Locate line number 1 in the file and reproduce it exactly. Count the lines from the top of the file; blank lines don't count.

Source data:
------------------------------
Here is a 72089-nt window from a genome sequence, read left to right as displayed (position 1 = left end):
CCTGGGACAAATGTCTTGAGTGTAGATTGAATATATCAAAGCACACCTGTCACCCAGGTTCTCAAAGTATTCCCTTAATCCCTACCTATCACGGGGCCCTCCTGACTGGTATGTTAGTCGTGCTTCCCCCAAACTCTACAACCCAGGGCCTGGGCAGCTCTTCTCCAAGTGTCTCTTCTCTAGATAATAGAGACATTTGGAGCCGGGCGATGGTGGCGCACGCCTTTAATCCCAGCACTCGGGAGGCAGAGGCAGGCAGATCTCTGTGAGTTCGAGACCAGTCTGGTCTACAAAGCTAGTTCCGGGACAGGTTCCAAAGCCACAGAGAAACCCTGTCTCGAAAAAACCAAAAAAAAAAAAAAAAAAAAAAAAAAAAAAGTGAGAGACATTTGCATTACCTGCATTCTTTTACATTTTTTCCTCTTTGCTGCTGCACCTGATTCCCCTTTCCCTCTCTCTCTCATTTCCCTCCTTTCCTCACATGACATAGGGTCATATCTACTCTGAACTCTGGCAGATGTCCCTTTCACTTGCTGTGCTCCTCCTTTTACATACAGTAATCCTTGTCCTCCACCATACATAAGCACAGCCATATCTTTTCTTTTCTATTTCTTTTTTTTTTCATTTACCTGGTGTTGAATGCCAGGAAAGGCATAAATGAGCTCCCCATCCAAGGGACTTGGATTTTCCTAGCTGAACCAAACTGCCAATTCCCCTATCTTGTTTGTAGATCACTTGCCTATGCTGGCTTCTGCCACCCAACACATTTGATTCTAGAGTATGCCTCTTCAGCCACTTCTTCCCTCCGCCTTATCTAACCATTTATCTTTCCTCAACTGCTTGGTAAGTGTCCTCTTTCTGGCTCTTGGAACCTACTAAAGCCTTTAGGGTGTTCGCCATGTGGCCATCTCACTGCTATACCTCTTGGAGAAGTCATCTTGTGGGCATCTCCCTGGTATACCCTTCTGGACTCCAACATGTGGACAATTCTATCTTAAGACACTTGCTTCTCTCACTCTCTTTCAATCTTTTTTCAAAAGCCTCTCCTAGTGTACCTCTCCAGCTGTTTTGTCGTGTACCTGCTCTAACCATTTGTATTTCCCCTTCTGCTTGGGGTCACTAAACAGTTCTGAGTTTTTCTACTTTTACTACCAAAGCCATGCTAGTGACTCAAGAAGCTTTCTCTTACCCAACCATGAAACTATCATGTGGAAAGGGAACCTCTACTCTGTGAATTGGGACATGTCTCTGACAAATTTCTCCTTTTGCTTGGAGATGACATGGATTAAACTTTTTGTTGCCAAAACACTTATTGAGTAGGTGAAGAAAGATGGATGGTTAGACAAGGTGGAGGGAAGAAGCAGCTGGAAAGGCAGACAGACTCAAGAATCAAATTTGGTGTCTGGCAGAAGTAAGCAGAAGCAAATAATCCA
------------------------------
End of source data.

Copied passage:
Here is a 72089-nt window from a genome sequence, read left to right as displayed (position 1 = left end):